from the world's big
The lessons we've learned here on Earth will affect how we govern a new world.
- The colonization of Mars is a real possibility for the not-too-distant future. A big question that author Michael Shermer and others are considering is how what we know about government on Earth will shape the politics of a new planet.
- Favored by Elon Musk, Shermer shoots down the suggestion of a direct democracy because he says that historically it does not work. Direct democracy can lead to a "mob mentality" where hysterics overtake logic, leading to witch hunts and other bad consequences.
- Shermer explains why he thinks the government on Mars will, in many ways, mirror what we know as a representative democracy. There will be constitutional republic and a Bill of Rights that determines what people can and can't do.
How will the current challenges to the global economy pressure it to change?
- Life is different everywhere—it is determined by the context of a unique culture and a unique geography. The same goes for economies. Local economies are unique to their contexts, says John Fullerton, founder and president of Capital Institute.
- "[I]magine if you thought about human economic development from a place-based perspective," says Fullerton. "You would have, instead of a global corporation like Apple, thought of as a single thing, you would have Apple's manufacturing plant in China as part of the Chinese bioregional economy."
- The pressure on the current global economy will cause it to shift and evolve into a healthier state of community-based economic development.
These maps show surprising juxtapositions of ancient and modern toponyms of the Mother Continent.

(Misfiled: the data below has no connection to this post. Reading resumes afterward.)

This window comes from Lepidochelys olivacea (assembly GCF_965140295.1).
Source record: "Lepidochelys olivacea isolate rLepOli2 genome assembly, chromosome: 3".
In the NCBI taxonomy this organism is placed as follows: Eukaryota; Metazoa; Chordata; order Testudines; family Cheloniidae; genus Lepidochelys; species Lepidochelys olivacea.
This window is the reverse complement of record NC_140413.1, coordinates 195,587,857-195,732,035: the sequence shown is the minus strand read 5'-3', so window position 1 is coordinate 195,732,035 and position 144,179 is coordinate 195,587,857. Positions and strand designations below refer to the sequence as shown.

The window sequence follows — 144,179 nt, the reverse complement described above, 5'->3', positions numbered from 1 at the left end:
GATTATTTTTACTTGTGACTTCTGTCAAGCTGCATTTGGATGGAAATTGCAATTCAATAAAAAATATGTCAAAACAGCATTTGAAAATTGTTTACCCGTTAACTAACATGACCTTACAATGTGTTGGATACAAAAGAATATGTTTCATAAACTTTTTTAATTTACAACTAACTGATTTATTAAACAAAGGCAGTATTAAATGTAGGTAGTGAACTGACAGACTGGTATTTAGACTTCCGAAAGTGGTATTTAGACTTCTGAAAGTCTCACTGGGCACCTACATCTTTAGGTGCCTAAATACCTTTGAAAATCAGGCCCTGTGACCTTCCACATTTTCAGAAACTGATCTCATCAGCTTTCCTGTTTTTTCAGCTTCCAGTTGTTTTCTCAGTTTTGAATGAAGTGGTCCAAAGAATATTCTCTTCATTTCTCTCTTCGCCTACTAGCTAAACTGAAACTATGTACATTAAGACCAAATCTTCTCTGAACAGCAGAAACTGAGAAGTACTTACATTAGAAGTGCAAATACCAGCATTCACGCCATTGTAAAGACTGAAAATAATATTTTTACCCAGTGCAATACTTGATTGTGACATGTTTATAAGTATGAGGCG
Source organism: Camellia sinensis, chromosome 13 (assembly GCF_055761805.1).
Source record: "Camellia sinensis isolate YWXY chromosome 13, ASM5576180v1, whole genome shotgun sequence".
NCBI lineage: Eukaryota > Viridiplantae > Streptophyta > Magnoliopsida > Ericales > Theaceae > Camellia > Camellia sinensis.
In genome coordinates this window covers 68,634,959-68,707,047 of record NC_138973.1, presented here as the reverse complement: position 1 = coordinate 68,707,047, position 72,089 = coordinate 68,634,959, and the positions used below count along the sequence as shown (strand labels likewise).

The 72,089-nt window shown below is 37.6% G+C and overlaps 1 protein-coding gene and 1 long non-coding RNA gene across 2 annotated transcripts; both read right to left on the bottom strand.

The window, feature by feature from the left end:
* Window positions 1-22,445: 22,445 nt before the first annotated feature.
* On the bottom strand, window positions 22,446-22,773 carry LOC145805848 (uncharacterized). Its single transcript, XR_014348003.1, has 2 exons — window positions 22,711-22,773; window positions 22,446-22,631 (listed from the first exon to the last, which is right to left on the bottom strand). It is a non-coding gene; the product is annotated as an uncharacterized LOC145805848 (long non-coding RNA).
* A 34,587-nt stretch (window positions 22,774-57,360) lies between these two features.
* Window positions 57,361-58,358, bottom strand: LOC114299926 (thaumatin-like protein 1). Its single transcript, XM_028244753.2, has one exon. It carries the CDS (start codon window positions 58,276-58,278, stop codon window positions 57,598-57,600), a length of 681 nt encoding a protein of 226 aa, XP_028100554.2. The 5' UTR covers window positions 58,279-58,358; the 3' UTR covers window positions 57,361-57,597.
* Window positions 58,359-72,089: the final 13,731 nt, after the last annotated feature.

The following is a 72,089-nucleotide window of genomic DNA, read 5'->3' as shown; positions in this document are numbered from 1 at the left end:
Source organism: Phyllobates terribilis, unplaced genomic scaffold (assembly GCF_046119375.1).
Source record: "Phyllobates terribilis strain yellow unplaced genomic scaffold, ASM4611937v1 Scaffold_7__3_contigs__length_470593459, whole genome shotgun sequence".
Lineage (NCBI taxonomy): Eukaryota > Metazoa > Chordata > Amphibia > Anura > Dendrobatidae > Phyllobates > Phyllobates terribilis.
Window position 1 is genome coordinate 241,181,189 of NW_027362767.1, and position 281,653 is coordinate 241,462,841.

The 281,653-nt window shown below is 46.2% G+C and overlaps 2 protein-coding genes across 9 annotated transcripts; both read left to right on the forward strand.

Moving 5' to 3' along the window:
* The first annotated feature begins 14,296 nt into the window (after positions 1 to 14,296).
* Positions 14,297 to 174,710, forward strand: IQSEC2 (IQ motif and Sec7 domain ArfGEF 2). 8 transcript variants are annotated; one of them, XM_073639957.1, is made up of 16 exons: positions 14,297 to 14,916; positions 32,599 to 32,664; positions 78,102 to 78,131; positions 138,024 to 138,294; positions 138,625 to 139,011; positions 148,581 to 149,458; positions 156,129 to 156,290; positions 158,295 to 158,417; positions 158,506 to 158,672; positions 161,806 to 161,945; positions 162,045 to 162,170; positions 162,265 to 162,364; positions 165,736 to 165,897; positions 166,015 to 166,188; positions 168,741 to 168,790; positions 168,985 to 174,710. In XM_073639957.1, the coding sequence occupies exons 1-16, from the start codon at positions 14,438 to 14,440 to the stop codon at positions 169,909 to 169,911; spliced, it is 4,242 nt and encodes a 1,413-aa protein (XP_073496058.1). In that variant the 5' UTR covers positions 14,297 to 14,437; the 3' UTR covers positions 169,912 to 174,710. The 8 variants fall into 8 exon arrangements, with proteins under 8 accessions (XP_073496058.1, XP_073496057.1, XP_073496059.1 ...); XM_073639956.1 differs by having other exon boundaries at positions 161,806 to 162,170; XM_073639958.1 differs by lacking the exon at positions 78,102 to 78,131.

- "Africa" is just one of the ancient names that competed to define the entire continent.
- Geographical terms like Sudan, Maghreb, and Guinea have remarkably wide and changeable areas of application.
- Newly independent African nations sometimes adopted names of former kingdoms – even faraway ones.
Vast and varied<img type="lazy-image" data-runner-src="https://assets.rebelmouse.io/eyJhbGciOiJIUzI1NiIsInR5cCI6IkpXVCJ9.eyJpbWFnZSI6Imh0dHBzOi8vYXNzZXRzLnJibC5tcy8yMjA1MDQyNy9vcmlnaW4uanBnIiwiZXhwaXJlc19hdCI6MTU5NDc4ODMzM30.ACOYSPn8Z4AUxFbb--bCQel53R9Q7xJObxRBm1kRXyk/img.jpg?width=980" id="4a333" class="rm-shortcode" data-rm-shortcode-id="e64d7be822b21be4abef6fcdd903201b" data-rm-shortcode-name="rebelmouse-image" alt="The place-name pairs come in three categories: ancient, geographical and pre-colonial" />
The place-name pairs come in three categories: ancient, geographical and pre-colonial.<p>The names of continents are so well-established that we forget how obscure their origins really are. America is named after an Italian explorer, but not the one historically credited with its discovery. Europe and Asia may derive from the Akkadian words for "sunset" and "sunrise," but there are a host of other etymologies. </p><p>And, as these maps show, Africa is just one of the many names that have been used to describe this vast and varied land mass. The maps come in three categories – names of ancient, geographical and pre-colonial origin – and show the areas to which those names apply: dark, for the old version; and outlined, for the current one. </p>